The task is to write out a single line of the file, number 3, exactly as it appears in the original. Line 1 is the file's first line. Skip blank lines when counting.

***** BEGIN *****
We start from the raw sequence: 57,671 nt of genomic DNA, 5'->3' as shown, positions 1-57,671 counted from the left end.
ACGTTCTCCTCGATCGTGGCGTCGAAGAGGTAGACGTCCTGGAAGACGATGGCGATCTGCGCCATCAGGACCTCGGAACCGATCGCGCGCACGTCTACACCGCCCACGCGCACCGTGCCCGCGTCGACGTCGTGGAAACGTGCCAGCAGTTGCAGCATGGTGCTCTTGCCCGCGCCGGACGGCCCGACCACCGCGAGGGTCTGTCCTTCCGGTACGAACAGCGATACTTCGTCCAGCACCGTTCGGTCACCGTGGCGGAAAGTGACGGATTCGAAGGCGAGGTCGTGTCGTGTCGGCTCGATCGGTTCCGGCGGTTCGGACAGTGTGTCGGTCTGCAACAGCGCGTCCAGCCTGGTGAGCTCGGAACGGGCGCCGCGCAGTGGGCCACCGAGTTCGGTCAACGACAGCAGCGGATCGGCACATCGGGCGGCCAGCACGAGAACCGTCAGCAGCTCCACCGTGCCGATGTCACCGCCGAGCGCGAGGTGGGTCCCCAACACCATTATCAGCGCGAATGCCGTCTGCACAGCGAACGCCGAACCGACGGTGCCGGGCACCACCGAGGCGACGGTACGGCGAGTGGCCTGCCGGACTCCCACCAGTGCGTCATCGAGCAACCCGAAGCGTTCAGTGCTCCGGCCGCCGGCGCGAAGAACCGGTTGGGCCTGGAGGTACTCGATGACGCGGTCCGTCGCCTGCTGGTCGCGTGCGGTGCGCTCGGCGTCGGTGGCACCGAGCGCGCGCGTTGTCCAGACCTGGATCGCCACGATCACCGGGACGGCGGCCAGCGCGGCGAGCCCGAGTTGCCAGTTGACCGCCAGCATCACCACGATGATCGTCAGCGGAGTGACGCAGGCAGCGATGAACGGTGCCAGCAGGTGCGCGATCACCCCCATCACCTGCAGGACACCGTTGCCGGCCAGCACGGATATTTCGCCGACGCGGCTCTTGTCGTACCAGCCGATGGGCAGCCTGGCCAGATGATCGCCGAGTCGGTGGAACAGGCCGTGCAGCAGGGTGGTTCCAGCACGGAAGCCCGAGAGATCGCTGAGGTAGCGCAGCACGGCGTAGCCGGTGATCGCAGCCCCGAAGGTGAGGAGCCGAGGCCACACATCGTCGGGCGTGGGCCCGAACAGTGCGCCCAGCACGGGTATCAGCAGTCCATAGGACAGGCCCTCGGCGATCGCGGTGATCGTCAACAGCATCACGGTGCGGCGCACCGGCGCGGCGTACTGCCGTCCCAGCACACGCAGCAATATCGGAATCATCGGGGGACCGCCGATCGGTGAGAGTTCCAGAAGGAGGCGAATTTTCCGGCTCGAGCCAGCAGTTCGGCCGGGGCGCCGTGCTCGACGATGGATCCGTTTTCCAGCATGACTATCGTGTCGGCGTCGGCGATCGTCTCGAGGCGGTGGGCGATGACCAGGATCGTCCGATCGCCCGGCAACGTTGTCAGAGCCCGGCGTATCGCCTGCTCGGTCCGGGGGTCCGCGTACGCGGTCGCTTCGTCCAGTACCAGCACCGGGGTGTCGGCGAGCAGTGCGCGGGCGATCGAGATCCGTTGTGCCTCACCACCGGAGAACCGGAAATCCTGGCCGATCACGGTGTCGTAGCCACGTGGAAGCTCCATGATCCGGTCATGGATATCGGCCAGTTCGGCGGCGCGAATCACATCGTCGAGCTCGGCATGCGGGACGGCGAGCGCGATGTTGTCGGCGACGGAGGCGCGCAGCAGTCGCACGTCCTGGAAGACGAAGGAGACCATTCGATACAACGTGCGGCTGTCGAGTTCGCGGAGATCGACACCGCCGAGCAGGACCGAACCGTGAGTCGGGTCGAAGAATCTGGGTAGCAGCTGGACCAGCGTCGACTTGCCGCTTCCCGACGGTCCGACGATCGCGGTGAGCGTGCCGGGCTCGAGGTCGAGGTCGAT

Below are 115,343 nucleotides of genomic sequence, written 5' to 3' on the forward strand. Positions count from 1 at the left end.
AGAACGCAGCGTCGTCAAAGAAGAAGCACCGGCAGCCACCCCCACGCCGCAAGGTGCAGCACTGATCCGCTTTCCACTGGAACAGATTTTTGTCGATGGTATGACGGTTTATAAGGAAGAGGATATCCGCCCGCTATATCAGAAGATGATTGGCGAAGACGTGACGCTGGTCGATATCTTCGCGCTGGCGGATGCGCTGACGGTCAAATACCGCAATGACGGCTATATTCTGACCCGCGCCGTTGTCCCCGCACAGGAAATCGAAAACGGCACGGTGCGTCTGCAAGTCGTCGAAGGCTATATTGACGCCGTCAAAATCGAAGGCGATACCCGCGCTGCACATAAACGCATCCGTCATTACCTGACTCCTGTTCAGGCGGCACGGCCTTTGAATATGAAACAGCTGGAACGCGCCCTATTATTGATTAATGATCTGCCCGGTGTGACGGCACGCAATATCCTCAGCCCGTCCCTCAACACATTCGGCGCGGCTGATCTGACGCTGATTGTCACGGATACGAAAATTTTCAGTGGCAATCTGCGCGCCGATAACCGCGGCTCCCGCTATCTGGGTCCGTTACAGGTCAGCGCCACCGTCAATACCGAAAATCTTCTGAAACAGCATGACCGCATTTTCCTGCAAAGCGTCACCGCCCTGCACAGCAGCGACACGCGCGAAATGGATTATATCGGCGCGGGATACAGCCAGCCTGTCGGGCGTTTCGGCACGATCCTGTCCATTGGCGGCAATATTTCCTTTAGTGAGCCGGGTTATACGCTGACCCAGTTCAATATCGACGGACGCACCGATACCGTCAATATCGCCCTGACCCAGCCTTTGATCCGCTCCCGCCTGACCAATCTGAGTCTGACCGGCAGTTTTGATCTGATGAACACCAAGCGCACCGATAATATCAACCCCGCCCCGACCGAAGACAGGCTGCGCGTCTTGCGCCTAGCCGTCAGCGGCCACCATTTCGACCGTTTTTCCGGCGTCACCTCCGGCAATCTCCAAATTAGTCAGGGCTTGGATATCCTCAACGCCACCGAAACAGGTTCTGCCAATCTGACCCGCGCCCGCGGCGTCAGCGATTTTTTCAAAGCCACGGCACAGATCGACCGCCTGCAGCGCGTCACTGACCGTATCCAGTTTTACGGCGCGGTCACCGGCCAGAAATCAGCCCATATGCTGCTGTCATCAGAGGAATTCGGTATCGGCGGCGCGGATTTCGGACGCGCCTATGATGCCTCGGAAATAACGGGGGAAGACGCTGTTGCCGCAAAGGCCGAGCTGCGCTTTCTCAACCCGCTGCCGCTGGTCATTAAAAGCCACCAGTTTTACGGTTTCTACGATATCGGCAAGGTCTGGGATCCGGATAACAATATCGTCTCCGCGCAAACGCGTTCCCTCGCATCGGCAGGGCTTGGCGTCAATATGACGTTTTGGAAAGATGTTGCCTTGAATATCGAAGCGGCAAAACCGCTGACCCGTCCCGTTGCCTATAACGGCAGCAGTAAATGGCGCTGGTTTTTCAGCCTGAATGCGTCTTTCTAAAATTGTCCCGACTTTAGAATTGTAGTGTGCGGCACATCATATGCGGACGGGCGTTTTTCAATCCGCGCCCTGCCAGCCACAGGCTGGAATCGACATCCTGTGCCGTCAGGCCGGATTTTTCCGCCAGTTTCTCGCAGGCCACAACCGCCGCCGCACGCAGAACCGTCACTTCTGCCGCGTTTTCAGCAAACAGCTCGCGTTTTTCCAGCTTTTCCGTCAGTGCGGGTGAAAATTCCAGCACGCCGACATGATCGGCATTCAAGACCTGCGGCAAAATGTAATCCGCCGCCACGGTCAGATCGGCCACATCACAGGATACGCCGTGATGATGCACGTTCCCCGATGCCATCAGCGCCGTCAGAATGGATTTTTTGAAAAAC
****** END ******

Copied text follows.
Below are 115,343 nucleotides of genomic sequence, written 5' to 3' on the forward strand. Positions count from 1 at the left end.